Thursday, 7 March 2013

A Storm in Flanders (part2)

And so it all begins:

At the sound of the mortar barrage opening the main attack goes in, led by the newly raised Kurassier Regt. no.2 and the dependable old Dragoons, the infantry follow up at the double in column of fours.  The mortar barrage has mixed success, the first salvo falls amid the "Pragmatic" command wiping them out and setting the Town Hall ablaze.  The engineers are called away from their work on the fortifications and rush to put out the flames.  As the flames are brought under control the troops manning the perimeter stand to, unaware that they have lost their beloved Colonel.  A second mortar salvo screams in but does no damage, the fuses have been badly cut.

A regiment of Fusiliers is led to the right to avoid congestion on the narrow avenue through the woods.  The Kurassiers burst from the cover of the trees and are blown away by a volley from the barricades to their front and enfilading fire from the guns in the centre.

In the centre the Jaegers, Grenadiers and Pandours move up to the tree line. 

On the right both sides move tentatively towards each other in the open and a desultory fire breaks out along the lines but at long range it is ineffective.  In the town smoke still billows from the embers of the burnt Town Hall.

The redoubtable Dragoons charge home through the debris of the Kurassiers and bludgeon their way into the streets of the suburbs.  Taking fire from the houses on all sides they pay a heavy price for their action but they have opened the door for the supporting infantry regiments who have now reached the town virtually unscathed.  Two companies are detailed to house clearance while the main body press on into the town.

The "Pragmatic" guns have been turned away from the main assault to meet the more immediate threat to their front, firing canister at short range they gouge great gaps in the Frederickian lines.  The mortars continue to batter the town but as the bombs land the engineers attempt to extinguish the burning fuses by dousing them with buckets of water, desperate dangerous work but it meets with some success. 

The situation hangs in the balance before the town square but just then a mortar salvo lands on one of the "Pragmatic" batteries and the Grenadiers surge forward to burst through the breach.  A melee ensues but the superior training and discipline of the elite Grenadiers tells in their favour.

While the victorious Grenadiers reform, a battalion of the Royal Ecossais rush across from the churchyard, the surviving gunners and engineers pick up arms and all together they throw themselves into a desperate counterattack to expel the invaders. 

But the line holds and with the Frederickians pouring in from every side the artillerymen spike their guns and the surviving "Pragmatics" beat a fighting retreat.  The enraged Frederickians sack the town but with their infantry exhausted and the cavalry broken they are unable to follow up the victory.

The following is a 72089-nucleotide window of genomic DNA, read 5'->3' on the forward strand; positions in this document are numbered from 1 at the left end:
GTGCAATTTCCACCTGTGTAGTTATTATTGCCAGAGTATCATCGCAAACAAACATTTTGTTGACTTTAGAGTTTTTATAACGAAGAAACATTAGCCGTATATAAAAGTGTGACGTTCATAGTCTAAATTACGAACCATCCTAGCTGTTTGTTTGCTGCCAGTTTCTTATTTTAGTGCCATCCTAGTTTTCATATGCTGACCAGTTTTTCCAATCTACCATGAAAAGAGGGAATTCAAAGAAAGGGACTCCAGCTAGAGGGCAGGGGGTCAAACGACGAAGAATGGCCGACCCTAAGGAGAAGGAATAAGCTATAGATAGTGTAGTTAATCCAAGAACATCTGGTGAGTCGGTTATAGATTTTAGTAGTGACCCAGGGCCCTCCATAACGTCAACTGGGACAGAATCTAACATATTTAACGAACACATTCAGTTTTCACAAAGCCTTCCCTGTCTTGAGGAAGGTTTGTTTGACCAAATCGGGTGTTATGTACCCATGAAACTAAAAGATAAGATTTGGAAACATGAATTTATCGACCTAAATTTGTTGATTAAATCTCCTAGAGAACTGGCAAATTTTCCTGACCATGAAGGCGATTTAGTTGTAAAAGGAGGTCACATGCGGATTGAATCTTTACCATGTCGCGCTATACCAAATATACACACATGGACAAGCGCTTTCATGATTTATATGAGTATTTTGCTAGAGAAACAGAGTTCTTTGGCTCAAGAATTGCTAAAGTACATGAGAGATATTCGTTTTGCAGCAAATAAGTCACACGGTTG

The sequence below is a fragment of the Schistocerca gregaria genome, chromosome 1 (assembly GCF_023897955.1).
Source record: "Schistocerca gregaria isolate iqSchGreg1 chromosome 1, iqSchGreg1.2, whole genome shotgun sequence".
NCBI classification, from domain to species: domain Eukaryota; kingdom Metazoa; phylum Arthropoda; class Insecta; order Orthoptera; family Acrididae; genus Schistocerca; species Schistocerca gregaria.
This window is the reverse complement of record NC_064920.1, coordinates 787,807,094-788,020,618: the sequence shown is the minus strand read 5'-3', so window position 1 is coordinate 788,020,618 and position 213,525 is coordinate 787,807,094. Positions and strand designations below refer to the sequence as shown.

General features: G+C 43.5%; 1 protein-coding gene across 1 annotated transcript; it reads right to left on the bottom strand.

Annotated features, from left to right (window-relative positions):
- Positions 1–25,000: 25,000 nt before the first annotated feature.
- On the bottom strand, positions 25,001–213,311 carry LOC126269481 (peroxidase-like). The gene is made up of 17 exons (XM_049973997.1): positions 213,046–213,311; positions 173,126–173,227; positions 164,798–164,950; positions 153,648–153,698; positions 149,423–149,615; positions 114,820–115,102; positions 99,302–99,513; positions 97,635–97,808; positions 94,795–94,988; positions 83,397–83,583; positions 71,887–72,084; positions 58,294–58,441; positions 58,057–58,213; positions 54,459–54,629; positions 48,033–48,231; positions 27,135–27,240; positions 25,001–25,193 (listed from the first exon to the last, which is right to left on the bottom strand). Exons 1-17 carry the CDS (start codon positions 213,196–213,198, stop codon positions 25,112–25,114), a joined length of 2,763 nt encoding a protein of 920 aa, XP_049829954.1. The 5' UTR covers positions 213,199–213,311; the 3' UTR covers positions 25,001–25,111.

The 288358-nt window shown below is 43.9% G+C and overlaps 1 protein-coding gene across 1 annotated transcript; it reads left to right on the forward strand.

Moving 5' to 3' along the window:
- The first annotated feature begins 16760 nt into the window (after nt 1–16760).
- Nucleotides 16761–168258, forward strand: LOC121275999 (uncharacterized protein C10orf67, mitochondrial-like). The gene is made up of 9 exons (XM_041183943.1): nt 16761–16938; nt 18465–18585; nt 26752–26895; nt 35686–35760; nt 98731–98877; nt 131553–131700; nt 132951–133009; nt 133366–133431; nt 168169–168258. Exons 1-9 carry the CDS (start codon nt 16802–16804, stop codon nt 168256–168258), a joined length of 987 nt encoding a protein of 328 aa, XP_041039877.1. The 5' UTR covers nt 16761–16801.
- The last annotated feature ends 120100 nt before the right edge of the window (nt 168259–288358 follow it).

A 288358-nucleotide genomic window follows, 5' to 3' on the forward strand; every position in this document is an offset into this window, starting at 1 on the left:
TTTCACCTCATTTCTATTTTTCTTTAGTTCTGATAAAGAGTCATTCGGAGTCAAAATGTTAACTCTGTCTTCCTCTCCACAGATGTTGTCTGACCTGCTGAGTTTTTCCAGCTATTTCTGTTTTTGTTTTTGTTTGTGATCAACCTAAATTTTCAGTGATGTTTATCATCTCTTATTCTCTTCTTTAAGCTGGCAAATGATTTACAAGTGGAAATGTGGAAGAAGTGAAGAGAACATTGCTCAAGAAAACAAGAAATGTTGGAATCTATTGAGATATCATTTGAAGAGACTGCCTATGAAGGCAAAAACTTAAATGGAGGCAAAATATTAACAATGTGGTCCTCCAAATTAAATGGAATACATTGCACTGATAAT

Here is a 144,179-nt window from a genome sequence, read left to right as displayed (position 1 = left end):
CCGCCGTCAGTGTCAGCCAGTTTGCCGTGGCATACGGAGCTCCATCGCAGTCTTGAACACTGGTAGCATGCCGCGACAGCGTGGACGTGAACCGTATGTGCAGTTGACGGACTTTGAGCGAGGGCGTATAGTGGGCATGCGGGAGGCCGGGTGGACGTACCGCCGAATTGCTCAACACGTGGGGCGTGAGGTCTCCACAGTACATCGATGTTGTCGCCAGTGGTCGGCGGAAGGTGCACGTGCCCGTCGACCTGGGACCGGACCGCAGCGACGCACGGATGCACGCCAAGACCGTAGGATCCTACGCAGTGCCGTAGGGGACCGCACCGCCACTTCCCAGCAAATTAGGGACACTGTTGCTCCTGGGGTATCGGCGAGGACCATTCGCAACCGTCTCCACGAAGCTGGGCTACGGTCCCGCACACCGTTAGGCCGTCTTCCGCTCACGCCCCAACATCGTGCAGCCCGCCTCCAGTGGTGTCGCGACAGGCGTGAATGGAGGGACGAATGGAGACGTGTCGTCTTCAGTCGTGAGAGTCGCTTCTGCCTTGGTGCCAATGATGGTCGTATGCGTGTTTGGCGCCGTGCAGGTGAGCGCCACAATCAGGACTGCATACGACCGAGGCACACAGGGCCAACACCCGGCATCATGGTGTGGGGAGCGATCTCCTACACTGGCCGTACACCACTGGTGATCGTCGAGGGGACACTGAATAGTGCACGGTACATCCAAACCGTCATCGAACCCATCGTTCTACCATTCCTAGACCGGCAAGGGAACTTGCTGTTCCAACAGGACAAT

In retrospect:

The game lasted a full five hours but it felt like much less, the intention was to test out the storm of fortifications,  the special rules for use of engineers and house to house fighting, the first two were achieved the third less so (but there is always next time). 

Conventional wisdom tells us that a superiority in numbers of 3:1 is required for such an assault to succeed, on this occasion the attackers fielded 110 inf. 22 cav and 2 mortars to the defenders 50 inf. 10 engineers and 2 guns.  The cavalry shouldn't really have featured in this game but as I'd just spent a week painting the 2nd Kurassiers there was no way they were going to miss it.  The defenders probably didn't have enough troops to man such a large perimeter but it's difficult to know what the right proportions for a balanced game should be until you've tried it out a few times.

The rules for engineers worked well, and their contribution was critical at times.  Canister shot was emulated by firing a "Party Popper" at the attackers, those covered in tissue streamers were casualties, it worked with varying degrees of success and made a change from firing matchsticks, the sound of explosions and background martial music add greatly to the ambience of the game.  Caution should be exercised when introducing explosives to the table top, no fingers were lost on the day although blood was spilt!


  1. Thanks for posting some excellent pictures.Can you tell us a little of which figures you used?

  2. Nothing quite like real toy soldiers in action.

    The cuirassiers look good.

  3. Great report, Brian. And a novel idea with using the Party Poppers. The troops fine, like what you did with the cavalry.


  4. Hi Brian, What a beautiful battle you have created! The figures are excellent and the scenics outstanding. Congratulations on a job well done!

    Brad DeSantis

  5. Glad y'all enjoyed it, I'll try and put up a post on the figures used as it might be a bit long for the comments section.